Bombay Showcase

Three questions with the Tetseo Sisters

The Tetseo Sisters are redefining folk music in India with their distinctively fresh, spirited sound. The musical act, comprising four sisters — Mütsevelü (Mercy), Azine (Azi), Kuvelü (Kuku) and Alüne (Lulu) — first performed as a group in 1994. They steadily gained popularity via regular appearances at Nagaland’s Hornbill Festival, going on to become one of the State’s most popular cultural ambassadors.

Two of the sisters, Mercy and Kuvelü Tetseo, participated in Edinburgh’s iconic Royal Military Tattoo in 2014. In the same year, the sisters won the MTS Discover Band Competition at NH7 music festival, performing in Kolkata, Pune and Delhi. Last year, they further expanded their repertoire, collaborating with other artistes and releasing a slew of covers, from AR Rahman’s ‘Barso Re’ to an addictive version of Charlie Puth’s ‘Marvin Gaye’. In an interview, the Sisters discuss the road ahead.

How do you define your genre of music?

Alune: Our sound is melodic and harmonic. Traditional songs are mostly vocal harmonies with simple instruments that reflect Nature. We try to reproduce those sounds and create an ambience. Our songs are about our ancestors and the legends of our people. They are about life, love, pain, separation, death, honour, war and celebration.

You do quite a lot of your songs in Chokri; do you face challenges when connecting with people?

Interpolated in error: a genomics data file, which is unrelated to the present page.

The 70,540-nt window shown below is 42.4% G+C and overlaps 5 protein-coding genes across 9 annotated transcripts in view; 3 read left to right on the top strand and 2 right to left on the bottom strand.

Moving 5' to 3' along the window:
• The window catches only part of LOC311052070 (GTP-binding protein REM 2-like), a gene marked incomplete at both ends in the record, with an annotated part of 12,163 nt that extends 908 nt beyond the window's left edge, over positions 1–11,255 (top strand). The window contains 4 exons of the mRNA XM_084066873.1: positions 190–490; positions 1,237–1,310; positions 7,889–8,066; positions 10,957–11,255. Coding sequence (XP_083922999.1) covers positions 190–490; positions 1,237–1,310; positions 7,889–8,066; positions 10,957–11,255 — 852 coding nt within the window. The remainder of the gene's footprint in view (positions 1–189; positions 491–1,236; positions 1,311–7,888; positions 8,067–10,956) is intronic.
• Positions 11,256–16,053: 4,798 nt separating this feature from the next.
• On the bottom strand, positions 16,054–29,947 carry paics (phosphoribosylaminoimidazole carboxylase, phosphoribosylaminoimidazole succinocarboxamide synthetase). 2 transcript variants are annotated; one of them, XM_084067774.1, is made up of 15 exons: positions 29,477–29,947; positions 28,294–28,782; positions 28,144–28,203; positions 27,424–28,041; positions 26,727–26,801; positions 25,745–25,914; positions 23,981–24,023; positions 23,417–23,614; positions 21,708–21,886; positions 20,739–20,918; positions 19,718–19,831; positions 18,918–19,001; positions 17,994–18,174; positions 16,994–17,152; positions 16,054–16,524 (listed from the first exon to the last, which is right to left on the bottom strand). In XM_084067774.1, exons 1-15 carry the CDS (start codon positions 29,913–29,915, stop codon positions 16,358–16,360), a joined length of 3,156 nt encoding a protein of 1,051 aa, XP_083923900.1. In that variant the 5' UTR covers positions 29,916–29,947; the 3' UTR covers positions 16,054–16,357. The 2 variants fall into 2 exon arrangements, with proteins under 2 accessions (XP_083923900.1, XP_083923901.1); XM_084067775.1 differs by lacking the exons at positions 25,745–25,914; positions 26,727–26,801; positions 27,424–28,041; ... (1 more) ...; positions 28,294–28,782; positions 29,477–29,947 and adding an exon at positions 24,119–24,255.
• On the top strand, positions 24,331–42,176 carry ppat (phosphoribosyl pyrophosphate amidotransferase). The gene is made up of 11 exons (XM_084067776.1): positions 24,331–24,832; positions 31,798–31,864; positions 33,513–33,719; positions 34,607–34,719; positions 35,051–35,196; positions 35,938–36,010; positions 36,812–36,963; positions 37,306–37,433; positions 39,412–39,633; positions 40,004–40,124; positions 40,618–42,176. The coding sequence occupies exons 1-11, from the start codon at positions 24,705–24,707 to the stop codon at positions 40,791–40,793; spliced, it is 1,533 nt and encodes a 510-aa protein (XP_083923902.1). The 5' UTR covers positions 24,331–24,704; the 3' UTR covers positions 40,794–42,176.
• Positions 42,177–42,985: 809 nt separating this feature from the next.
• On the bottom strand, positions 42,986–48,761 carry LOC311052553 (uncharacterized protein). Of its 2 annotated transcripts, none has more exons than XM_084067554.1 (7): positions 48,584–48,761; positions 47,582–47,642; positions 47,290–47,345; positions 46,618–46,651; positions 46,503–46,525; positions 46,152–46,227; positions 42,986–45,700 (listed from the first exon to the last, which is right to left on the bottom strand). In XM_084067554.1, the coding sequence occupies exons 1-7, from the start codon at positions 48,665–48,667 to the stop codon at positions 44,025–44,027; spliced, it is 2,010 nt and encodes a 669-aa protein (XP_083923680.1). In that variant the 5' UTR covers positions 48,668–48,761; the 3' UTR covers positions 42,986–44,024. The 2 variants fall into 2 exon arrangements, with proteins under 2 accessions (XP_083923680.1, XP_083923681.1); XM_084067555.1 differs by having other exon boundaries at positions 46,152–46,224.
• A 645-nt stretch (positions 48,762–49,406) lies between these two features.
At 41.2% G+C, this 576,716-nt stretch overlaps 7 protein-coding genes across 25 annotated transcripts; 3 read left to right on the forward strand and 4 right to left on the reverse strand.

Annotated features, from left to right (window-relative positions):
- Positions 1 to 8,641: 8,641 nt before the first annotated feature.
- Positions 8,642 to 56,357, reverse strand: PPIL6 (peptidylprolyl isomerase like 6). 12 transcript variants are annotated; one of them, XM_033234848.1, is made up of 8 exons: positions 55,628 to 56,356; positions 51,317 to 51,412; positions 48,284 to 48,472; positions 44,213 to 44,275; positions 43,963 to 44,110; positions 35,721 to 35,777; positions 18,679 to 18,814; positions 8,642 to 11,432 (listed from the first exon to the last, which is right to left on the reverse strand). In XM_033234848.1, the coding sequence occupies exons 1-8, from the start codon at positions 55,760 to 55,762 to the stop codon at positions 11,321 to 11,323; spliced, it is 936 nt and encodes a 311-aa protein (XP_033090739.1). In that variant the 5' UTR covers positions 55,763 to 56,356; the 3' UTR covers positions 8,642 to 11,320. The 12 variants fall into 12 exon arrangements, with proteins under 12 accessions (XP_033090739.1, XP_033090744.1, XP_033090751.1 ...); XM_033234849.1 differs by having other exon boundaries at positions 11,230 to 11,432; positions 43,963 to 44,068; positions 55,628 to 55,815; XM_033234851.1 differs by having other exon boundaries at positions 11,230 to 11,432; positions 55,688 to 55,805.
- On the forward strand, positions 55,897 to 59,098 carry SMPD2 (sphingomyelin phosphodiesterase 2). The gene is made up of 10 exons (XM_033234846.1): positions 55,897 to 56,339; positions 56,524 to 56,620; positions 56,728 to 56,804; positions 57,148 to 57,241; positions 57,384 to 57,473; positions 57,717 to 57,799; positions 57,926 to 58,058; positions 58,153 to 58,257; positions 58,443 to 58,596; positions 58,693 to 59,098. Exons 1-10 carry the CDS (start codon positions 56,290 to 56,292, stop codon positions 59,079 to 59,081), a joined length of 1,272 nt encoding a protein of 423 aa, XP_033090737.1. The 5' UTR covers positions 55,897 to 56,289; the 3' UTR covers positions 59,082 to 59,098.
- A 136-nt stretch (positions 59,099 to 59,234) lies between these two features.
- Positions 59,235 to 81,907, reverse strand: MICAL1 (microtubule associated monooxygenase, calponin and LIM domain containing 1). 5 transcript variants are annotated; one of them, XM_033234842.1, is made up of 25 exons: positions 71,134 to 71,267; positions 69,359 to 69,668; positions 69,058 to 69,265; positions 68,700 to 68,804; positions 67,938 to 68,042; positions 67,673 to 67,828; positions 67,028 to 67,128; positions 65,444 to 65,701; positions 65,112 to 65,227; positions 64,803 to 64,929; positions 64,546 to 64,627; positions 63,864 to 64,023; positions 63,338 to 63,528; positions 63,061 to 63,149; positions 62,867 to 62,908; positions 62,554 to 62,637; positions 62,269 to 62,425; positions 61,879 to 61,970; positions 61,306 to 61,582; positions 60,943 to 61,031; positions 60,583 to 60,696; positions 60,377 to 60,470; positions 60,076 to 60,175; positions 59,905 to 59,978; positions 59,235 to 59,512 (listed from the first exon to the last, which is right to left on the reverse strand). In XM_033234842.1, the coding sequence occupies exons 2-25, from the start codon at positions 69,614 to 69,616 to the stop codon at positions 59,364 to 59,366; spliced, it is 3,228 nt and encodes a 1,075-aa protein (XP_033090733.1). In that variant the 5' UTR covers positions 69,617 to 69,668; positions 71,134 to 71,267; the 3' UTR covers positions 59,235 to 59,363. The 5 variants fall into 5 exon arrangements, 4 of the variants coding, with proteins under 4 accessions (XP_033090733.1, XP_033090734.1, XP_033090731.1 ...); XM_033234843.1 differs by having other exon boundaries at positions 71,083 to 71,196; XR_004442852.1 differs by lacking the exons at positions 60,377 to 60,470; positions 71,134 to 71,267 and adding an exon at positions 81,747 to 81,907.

Kuvelu: The dialect we sing in, Chokri, is spoken by roughly 50,000 people. However, the fact that we sing in a strange language has never been a deterrent. We ourselves listen to music in languages we don’t understand and yet we enjoy it. The whole point is that music is a language in itself and it doesn’t really need translating. We also do quite a bit of fusion and Western contemporary, with soft rock, pop, world, blues, jazz, alternative and RnB influences. We are in love with the acoustic feel for now.

You have been highlighting issues of environment protection and gender equality. Is your music a political statement?

Alüne: Our music is not political at all. We however like to highlight and use it to create awareness about causes close to our hearts. We are vocal about women’s safety, rights and gender equality, environment protection, education and health: with or without our music. We believe music can connect and heal. We do not want to be controversial. We just want to create music that takes you to a happier place.

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Printable version | Apr 18, 2021 3:17:03 AM |

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